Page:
But What About Jim Black?
Did fallout from Black and Easley keep Democrats from the polls in 2010?
Happy Memorial Day, and eternal thanks to those who gave the last full measure of devotion …
Pete Kaliner, a former reporter and host for WBT-AM in Charlotte who now holds a similar job at WWNC in Asheville, invited me onto his show last Tuesday to discuss my piece on the N.C. Democratic Party that ran in the June issue of Charlotte. WWNC is, like WBT, a conservative talk station. That day, listeners were treated to three hours of Glenn Beck, then three hours of Rush Limbaugh, then … me. It must have been like sliding feet-first through a wormhole.
It went fine. The interview lasted about 15 minutes. One of Pete’s first questions concerned a theory of his: One of the reasons why the Democrats collapsed in 2010 was lingering discontentment with the Democratic establishment, represented by Jim Black, the disgraced former House speaker from Mecklenburg County, and similarly disgraced former Gov. Mike Easley. I said I thought those scandals, which broke before 2008, probably didn’t help—although, as Pete made sure to point out, they went unaddressed in my story, which concentrated on 2010 as the pivotal year in North Carolina Democrats’ fortunes.
After the interview, Pete talked about the piece and the Democrats for a half-hour or so more, expanding on his theory:
Now, he points to 2010 as the pivotal year when everything changed for the Democratic Party in this piece, and I asked him about the Jim Black and Mike Easley era … a lot of people got fed up with the Democratic Party machine … I believe those things played a large role in helping to tamp down the excitement, the motivation for Democratic voters, particularly in 2010 …
He also then talks about Citizens United, the amount of money that has gone into spending from outside groups that have gone into these campaigns, Art Pope, the Koch Brothers. He mentions all of that. I did mention that Greg Lacour is a liberal. So these are things that in his mind and in his estimation, these are very important things, these helped swing the state of North Carolina, they all came together for sort of the perfect storm to get rid of the Democrats. But he also left out Jim Black and Mike Easley. So he left those things out.
OK, then! Well, allow me to retort!
In retrospect, I wish I’d done a better job answering that initial question. Good thing I have a blog.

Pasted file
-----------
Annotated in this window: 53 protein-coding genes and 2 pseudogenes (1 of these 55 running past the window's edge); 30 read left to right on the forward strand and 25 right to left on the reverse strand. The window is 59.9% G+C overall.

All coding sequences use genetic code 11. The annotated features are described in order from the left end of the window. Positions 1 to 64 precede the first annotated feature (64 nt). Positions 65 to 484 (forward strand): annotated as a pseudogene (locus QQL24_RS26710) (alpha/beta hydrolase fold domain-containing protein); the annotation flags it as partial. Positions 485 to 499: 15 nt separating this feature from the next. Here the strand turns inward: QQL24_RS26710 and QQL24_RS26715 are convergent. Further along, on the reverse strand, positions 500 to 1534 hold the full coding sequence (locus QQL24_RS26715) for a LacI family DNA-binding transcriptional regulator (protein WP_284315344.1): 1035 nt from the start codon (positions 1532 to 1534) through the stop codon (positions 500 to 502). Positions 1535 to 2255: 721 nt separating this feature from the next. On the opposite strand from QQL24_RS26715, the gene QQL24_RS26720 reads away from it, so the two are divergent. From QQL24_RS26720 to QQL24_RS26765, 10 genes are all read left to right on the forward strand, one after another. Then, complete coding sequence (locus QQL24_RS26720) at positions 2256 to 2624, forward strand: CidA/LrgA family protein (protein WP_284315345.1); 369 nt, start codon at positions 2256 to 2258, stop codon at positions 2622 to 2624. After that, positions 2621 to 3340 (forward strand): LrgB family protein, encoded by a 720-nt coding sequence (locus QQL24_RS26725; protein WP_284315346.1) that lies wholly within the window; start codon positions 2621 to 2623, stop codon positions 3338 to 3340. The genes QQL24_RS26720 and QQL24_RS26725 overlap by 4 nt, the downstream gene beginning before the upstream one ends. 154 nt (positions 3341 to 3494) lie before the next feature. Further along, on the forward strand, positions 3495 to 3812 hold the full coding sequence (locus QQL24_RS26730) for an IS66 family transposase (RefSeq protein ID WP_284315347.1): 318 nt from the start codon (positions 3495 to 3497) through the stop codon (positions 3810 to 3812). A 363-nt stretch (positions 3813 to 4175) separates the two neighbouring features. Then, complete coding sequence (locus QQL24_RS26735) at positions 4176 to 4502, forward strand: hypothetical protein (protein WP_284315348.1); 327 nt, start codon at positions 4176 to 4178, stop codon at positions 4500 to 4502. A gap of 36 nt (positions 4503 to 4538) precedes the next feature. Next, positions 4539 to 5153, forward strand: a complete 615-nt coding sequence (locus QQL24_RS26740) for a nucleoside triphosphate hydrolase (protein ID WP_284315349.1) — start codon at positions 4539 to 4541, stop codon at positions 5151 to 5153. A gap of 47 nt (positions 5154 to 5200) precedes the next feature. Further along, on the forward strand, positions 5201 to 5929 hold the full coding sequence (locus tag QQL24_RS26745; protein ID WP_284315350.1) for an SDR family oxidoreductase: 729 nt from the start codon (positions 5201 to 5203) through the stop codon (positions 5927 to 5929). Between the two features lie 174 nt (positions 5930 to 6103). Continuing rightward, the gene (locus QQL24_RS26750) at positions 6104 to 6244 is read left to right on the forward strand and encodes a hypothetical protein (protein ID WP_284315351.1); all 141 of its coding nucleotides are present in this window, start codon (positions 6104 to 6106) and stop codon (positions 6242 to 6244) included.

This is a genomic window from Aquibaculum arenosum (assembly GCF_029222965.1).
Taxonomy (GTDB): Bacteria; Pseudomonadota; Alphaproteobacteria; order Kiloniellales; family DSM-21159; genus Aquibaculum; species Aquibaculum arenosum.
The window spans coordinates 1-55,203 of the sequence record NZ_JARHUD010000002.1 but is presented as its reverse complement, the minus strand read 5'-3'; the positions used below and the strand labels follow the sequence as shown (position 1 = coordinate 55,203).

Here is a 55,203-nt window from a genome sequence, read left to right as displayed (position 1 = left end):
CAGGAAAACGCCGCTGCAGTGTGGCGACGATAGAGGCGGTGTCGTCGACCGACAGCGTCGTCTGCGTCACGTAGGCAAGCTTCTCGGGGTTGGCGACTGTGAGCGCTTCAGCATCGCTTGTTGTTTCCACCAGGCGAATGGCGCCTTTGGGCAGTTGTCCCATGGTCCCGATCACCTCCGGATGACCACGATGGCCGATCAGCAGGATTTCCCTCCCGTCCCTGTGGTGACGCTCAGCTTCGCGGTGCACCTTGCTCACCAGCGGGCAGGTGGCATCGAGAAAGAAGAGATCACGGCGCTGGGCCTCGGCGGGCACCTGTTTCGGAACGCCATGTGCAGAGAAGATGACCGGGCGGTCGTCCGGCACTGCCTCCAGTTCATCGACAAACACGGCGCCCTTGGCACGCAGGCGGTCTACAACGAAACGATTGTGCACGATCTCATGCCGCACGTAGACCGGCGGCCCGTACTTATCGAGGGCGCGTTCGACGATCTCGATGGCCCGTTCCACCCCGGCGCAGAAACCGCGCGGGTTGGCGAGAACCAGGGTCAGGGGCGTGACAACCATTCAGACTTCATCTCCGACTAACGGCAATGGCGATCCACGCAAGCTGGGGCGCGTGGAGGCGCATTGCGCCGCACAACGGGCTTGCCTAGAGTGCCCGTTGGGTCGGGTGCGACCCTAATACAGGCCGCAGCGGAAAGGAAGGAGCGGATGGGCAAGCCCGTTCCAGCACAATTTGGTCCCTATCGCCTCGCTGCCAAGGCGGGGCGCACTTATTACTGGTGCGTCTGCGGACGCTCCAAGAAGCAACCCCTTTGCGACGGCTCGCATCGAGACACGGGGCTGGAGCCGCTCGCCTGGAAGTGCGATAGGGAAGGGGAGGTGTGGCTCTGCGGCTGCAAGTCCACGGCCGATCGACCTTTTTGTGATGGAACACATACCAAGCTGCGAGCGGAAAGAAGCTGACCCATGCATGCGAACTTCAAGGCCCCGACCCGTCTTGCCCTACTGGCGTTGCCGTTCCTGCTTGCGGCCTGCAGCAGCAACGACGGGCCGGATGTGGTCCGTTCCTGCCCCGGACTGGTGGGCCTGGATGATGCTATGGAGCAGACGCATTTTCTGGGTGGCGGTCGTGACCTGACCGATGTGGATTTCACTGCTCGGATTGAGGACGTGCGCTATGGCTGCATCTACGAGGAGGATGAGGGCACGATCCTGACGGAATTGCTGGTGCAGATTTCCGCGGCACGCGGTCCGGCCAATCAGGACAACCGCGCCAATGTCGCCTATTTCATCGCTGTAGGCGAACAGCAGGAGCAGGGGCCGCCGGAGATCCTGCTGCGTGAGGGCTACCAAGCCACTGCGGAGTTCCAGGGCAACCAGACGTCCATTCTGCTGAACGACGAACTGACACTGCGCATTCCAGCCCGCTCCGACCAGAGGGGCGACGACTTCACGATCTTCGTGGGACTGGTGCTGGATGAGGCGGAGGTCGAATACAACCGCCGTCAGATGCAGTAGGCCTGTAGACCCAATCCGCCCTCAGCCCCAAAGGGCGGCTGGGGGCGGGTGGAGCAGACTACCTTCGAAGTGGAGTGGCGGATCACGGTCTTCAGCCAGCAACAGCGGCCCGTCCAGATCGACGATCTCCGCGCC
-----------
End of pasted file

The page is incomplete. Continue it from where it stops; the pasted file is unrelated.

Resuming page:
Jim Black’s corruption scandals broke in 2005 and 2006, and he pleaded guilty in federal court in February 2007. Easley’s first surfaced in 2006. So voters in 2008 knew plenty was fishy about at least these two foremen within the Democratic machine—but after the 2008 elections, Democrats still held on to both houses of the legislature by wide margins and had their candidate, Bev Perdue, in the governor’s office.
I know—2008 was and forever will be the Year of Obama, when Democrats across the nation swept into office on his promise. I don’t doubt for a second that under normal circumstances, Pat McCrory would have beaten Perdue in 2008. But would the absence of an Obama “wave” have been enough to reverse the balance of power in the General Assembly that year? That’s far trickier to try to figure out—impossible, really. We’ll never know. What we do know is that after 2008, the Democrats were still in control of the executive and legislative branches, which is why I didn’t think there was much reason to rehash Jim Black and Mike Easley.
On the second part of the theory—that dissatisfaction with establishment Democrats tamped down Democratic voters’ enthusiasm in 2010—the voter turnout numbers show something quite different.
Take a look first at the overall figures from the State Board of Elections (click on the second tab to see turnout in midterm years). The turnout rate in 2010 was 44 percent—in line with 1994, 1998 and 2002.
Shortly after the ’10 elections, Democracy North Carolina crunched some numbers and found this: “In the 2006 and 2008 elections, registered Democrats and Republicans voted at essentially the same rates; 39% of each party’s members voted in the mid-term election of 2006 and 72% voted in the 2008 presidential election. But in 2010, Republicans achieved a 6 point advantage with a turnout rate of 51% statewide, compared to the Democrats’ rate of 45%.”
What’s interesting here is the comparison between 2010 and 2006, the previous midterm year. Going by these numbers, it’s apparent that any lingering bad taste from Black and Easley failed to keep Democrats from the polls in ’10, when a higher percentage voted than in ’06.
The real change happened on the Republican side, where voter turnout jumped from 39 percent to 51. That’s what helped the GOP flip both houses of the legislature that year—an energized Republican base, not a depressed Democratic one.
We could spend hours discussing what (and who) compelled Republicans that year to cast ballots in huge numbers. But I have a hard time imagining it was Black-and-Easley backlash. It was very old business by then, another reason why I “left those things out.”